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India No 2 on poor sanitation list

An international NGO, WaterAid, has put India in second place on the list of the world’s worst places for sanitation, reports Cooshalle Samuel.

delhi Updated: Nov 19, 2007 01:40 IST
Cooshalle Samuel

An international NGO, WaterAid, has put India in second place on the list of the world’s worst places for sanitation.

China is number one in the 2007 WaterAid report on the Status of the World’s toilets.

While we have made progress since Independence, even now over half the population does not have access to safe sanitation. From 1 per cent rural and 50 per cent urban population having access to sanitation in 1998, the coverage has jumped to 48 per cent (rural) and 93 per cent (urban).

But as Depinder S. Kapur, country representative, WaterAid India argues, these are merely figures of infrastructure and do not reflect the actual access and usage of latrines by individuals or families.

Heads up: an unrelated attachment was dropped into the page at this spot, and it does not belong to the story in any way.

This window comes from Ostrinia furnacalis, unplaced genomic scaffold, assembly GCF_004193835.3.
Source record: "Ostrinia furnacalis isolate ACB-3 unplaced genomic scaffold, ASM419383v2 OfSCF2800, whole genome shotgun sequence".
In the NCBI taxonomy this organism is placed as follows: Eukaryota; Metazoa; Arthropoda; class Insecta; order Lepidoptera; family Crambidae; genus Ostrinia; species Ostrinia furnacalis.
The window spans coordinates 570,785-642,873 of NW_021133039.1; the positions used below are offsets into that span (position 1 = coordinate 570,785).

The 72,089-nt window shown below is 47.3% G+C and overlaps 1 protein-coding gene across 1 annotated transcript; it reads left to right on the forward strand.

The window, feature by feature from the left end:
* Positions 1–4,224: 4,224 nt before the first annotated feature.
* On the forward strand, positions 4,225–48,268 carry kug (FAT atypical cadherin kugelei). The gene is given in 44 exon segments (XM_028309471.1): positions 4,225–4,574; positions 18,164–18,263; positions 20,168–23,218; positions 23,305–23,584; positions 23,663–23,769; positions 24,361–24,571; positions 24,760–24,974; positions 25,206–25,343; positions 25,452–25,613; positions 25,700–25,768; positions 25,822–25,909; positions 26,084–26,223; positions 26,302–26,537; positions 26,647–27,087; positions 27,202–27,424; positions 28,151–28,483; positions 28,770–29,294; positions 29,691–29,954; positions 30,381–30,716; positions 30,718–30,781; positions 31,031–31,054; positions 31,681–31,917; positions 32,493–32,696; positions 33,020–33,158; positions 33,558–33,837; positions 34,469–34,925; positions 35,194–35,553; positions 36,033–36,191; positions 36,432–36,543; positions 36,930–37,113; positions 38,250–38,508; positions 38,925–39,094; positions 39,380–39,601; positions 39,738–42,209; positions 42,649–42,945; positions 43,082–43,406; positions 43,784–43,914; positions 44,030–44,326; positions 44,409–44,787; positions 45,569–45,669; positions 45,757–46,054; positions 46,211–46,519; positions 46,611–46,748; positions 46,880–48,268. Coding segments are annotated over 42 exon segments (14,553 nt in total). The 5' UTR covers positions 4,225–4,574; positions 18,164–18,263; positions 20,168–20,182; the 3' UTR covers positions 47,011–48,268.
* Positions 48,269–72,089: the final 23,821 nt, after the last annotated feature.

“Given the large population of slum dwelling and unaccounted for urban populations and their exclusion from formal urban sanitation and sewerage systems, we believe the coverage status is about the same for both urban and rural India,” he said.

The government remains committed to making India open defecation-free by 2012 and has increased the funds for the Total Sanitation Campaign by 43 per cent from Rs 7.40 billion in 2006-07 to Rs 10.6 billion in 2007-08. Today, with new components like Solid and Liquid Waste Management, the programme has crossed the Rs 120 billion mark in its total outlay, making it one of the largest sanitation programmes in the world.

Nonetheless, WaterAid points out that even if the sanitation Millenium Development Goals (MDG) goals are met, more than half-a-billion people will still remain uncovered. It calculates that the MDG 7, Target 10 states that it aims only to halve by 2015 from the 1990 levels the proportion of people without sustainable access to safe drinking water and adequate sanitation.

So, even if the MDGs are reached in 2015, almost half the rural population some 388 million people and 28 per cent of the urban population 112 million people would still be without basic sanitation.